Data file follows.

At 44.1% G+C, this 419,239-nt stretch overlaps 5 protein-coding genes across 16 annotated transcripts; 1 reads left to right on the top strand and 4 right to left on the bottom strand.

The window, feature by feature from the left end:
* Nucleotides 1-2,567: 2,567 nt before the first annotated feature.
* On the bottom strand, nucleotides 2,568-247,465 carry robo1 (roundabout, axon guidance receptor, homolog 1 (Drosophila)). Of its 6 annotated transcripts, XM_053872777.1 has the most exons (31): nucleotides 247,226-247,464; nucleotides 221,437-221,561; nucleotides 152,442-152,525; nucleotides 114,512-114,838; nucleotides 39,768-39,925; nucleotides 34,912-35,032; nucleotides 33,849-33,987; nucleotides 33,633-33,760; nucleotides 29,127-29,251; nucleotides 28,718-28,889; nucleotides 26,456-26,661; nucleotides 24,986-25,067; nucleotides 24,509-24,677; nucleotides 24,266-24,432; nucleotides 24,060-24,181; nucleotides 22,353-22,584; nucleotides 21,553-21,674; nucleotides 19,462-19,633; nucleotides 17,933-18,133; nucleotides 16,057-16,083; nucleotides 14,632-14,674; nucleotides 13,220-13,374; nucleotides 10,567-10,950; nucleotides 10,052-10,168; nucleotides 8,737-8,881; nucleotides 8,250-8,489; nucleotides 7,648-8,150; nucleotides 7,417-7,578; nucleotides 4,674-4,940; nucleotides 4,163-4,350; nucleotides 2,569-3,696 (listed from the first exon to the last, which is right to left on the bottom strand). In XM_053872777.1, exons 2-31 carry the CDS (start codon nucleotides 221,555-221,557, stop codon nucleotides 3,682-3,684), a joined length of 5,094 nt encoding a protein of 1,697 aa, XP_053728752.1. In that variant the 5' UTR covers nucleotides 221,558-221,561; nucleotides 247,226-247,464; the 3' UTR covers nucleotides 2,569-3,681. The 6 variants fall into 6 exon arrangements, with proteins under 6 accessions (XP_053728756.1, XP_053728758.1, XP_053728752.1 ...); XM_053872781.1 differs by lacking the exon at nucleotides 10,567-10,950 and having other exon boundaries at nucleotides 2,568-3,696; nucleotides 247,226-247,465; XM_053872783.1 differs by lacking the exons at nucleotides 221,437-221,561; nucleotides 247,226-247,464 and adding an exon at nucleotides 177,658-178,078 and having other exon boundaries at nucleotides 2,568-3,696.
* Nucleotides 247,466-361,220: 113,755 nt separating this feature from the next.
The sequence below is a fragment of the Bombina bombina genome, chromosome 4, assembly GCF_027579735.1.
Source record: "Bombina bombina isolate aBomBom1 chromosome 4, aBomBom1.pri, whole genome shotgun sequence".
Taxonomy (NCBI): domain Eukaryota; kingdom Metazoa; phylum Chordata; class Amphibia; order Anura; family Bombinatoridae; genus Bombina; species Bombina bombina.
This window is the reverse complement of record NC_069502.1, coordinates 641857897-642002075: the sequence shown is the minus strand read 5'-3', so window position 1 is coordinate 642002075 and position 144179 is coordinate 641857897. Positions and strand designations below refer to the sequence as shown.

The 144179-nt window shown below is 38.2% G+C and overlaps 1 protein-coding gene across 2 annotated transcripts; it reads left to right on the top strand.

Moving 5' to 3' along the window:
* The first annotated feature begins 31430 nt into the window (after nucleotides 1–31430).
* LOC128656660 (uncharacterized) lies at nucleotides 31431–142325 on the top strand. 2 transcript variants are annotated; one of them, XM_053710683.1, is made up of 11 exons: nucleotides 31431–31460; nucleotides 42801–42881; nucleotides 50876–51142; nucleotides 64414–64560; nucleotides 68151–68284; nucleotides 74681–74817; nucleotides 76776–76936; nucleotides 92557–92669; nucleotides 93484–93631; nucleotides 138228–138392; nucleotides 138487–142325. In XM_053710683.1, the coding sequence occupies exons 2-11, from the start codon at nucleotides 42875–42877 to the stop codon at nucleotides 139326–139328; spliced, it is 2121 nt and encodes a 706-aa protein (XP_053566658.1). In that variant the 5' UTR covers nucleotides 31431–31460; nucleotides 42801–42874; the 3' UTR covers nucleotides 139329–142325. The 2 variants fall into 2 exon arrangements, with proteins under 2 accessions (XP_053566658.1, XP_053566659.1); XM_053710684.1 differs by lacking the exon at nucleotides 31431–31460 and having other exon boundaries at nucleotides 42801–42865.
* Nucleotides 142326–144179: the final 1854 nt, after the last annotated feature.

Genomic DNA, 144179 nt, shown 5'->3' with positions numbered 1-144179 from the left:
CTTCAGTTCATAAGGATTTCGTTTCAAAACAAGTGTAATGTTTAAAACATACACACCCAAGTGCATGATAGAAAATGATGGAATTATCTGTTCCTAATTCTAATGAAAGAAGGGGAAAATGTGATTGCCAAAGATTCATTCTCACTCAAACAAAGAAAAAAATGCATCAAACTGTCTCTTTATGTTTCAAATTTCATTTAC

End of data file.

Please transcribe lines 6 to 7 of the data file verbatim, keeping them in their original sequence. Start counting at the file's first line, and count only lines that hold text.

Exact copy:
The sequence below is a fragment of the Bombina bombina genome, chromosome 4, assembly GCF_027579735.1.
Source record: "Bombina bombina isolate aBomBom1 chromosome 4, aBomBom1.pri, whole genome shotgun sequence".